Has the Governmental Accounting Standards Board gone too far?
In May, Texas passed a law blocking the Norwalk, Conn.-based Governmental Accounting Standards Board’s (GASB) new rule requiring governments to disclose their expected costs for retired workers’ health care. Last month, the Connecticut House of Representatives passed a bill that could give the state’s comptroller liberty to follow generally accepted accounting principles rather than the board’s. Officials in Connecticut say the board’s rules make it too difficult to balance the state budget, and some Texas lawmakers questioned the legitimacy of the board.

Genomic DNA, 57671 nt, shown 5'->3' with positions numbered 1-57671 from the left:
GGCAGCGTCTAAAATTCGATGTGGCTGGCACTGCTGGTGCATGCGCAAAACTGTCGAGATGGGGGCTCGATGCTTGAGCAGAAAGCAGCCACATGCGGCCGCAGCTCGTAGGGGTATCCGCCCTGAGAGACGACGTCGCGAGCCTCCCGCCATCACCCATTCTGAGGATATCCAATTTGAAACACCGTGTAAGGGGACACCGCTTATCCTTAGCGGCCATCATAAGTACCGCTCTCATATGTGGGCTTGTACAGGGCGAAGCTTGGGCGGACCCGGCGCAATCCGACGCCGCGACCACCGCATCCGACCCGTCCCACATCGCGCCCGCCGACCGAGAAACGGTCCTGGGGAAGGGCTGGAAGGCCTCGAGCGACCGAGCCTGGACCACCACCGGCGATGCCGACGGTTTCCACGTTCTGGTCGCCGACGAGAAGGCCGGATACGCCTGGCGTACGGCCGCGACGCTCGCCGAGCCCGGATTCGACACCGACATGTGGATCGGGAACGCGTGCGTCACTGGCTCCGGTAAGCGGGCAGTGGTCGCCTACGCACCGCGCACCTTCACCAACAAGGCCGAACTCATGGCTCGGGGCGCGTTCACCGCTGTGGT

Do you think GASB has gone too far in requiring state and local governments to account for retirement benefits?
Please send your responses to Ed Brock at [email protected]. Include your name, title and the organization with which you work. American City & County will print some of the responses.
Click here to see how readers responded to the June Platform question: Is the sale of concessions on transportation assets, such as toll roads, parking lots and tunnels, a good way to raise money without increasing taxes, or does it give the private sector too much influence over public services?